Pastry dough for a 9" galette (I cheat and use Pillsbury ready made crusts)
1 - 1 1/2 cups of fresh raspberries, depending on size
3 T. of white sugar
1 T. cornstarch
sheet of baking parchment, enough to cover a medium sized rimmed cookie sheet

In a bowl, gently toss the raspberries with the sugar and cornstarch. If you prefer a sweeter juice, add more sugar. If you prefer a thicker juice, add more cornstarch.

Take the prepared pate brisee from the refrigerator. Roll out the dough on a floured surface then place it on the parchment. Transfer rolled dough on the parchment to the cookie sheet.

Place the raspberry mixture on the pastry dough leaving a 2" border. Gently fold and pleat the border up over the raspberry filling.

Bake for 30 minutes or until the crust is brown and the juice has formed. Cut and serve once the galette has cooled and set.

Blackberry-Nectarine Galette

The directions for making this galette are pretty much the same, however this recipe makes two galettes.

pastry dough for 2-9" galettes
1 pint blackberries
3 - 5 nectarines, sliced
3 T. sugar
1 T. cornstarch

Bake 30 minutes at 400 F.

Sadly, not long after I discovered this blog, the writer's life went through a bit of turmoil, she decided that she'd said all she had to say, and she gave up writing the blog. Fortunately for me, she never took it down (I just checked!). Why do I say "fortunately"? Well, every summer I get to thinking about that trip again, and then I get to feelin' a bit of French-deprivation. It's pretty severe right now, since I had to scroll through all of my photos from the trip in order to do that summer market art project the other day. I'm thinking that reading back through some of her posts might be just what the doctor ordered, since she knows all those things that most of the French know, but which so few Americans really get.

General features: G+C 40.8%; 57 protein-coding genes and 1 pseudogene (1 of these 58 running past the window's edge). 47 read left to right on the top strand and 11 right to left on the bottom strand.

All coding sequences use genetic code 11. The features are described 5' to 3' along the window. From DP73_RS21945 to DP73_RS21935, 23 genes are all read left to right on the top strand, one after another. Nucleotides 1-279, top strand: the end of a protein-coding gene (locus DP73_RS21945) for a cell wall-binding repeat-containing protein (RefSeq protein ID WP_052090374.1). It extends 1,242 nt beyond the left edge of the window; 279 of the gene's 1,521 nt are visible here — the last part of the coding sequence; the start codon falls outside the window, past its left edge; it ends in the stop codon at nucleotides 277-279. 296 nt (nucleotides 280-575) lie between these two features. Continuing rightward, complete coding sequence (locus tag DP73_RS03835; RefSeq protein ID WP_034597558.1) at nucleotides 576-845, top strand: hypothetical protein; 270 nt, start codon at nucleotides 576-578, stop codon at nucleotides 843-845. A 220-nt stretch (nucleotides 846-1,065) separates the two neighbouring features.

"Think of it as an opportunity for jump-starting your creativity. Cooking is one of the best ways for your authentic self to remind your conscious self that you are an artist...scraping, slicing, shredding, stirring, simmering, sauteing are all sleights of hand that switch your conscious mind onto artistic, automatic pilot. Once the conscious mind is distracted, the creative mind takes over, even if you aren't aware of it." ~ Sarah Ban Breathnach, Simple Abundance

Mais oui!

Monday, July 22, 2013


I went a little nuts when I placed my last order with The Bountiful Sprout, which is why my kitchen counter is now covered in all sorts of tomatoes, from tiny yellow and orange cherry tomatoes, through the medium sized Juliets, and on to some beautiful red slicers and a few gorgeous heirlooms. As I sat this morning, thinking about all my favorite ways to use them, it occurred to me that I should probably share that information with you guys. In return, perhaps you can give me a few new ideas to try?

Tickled, as usual, by the way those color-mad tomatoes match my Bakelite utensils.
The first thing I usually do, upon bringing home some fresh tomatoes, is to pick a slicer that is bruised or damaged, or close to being overripe. I cut out any bad parts, and use what's left to make an old fashioned tomato sammich. I'm not a big fan of either mayo or mushy white bread, but this is where I make an exception, since there's no other way to make this sandwich. You try to fancy this up with extra ingredients, and you're gonna be sorry. Just spread white bread with good mayo, pile on the sliced, fresh-from-the-garden 'maters, sprinkle with coarse sea salt and freshly ground pepper, et voila! The best thing you ever tasted.